Have you ever tried to do this?

  a { background-color: #000; }

<a href="somepage.htm"><img src="picWithAlpha.png" /></a>

I always find that at some point I need to clear the background colour because I use a PNG with transparency and as such the background colour shows when I don't want it to.

At the moment I have to do this:

  a.pngfix { background-color: transparent; }

<a class="pngfix"><img src="picWithAlpha.png" /></a>

This requires a manual addition of the pngfix class to only links with images in.

Ideally there would be a forward-looking CSS selector such as img < a (selecting the a that contains an img), but there isn't and so I'm wondering what everyone else is doing to fix this "problem".

  • Wouldn't it be better to only apply a background color to <a> elements that need it, instead of making it a default? Tony Crockford almost 10 years ago
  • That's definitely an option in some scenarios, but here I want it as the default. Either way I have to create an exception adding a class to fix the ones *with* images or adding a class to fix the ones *without*. At the moment, the ones with images is the lesser Simon Hamp almost 10 years ago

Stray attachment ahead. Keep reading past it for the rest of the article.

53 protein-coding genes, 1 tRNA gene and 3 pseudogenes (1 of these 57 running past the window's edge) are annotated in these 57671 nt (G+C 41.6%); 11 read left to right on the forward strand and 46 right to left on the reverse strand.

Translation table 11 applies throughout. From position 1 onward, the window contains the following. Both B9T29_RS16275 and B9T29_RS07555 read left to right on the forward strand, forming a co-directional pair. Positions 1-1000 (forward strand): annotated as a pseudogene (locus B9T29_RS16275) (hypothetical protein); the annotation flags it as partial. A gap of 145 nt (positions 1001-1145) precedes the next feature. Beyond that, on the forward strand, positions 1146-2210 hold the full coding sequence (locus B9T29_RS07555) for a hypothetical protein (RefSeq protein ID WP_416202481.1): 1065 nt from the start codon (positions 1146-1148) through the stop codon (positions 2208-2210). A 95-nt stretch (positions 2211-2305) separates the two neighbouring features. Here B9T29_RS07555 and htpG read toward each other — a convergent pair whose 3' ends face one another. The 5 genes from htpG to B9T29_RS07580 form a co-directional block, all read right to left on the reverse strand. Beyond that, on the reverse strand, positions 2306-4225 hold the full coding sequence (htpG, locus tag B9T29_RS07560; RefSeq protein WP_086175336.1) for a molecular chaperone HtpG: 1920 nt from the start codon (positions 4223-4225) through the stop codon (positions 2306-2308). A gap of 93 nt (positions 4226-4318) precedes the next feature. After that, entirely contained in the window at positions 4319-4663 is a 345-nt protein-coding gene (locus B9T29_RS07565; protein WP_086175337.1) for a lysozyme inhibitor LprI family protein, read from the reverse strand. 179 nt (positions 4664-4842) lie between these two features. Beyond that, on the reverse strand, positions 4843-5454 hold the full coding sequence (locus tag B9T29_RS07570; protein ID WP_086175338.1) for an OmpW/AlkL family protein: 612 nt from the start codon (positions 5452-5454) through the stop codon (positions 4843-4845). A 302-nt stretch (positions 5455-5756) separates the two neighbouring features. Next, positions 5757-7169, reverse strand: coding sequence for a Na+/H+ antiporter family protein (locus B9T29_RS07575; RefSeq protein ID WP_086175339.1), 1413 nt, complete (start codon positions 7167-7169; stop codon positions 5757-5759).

2 answers

danwellman 5600

You could fix it with a little jQuery:

 $("a img").parent().css("backgroundColor", "transparent");

If you're already using jQuery it would be a quick and easy fix

Answered almost 10 years ago by danwellman
  • Yeah that's a great idea and I am doing that in certain cases. The problem arises again though if someone disables Javascript. There really should be a solution within CSS and HTML for this sort of thing... Can you imagine the possibilities if you could select parent elements in CSS based on their child objects? Simon Hamp almost 10 years ago
  • It would be nice. Alas the browser manufacturers reckon it'd be incredibly difficult to implement without destroying performance. Olly Hodgson almost 10 years ago
  • I'm trying to do almost the same thing and find it pretty much has to be javascript. Oh well. Daniel Huckstep over 9 years ago

In jQuery 1.4 (not sure about older than 1.4) you can do:

$('a:has(img)').css("backgroundColor", "transparent");

Which may, or may not be faster.

In the original, I think a > img might be faster.

Answered over 9 years ago by Daniel Huckstep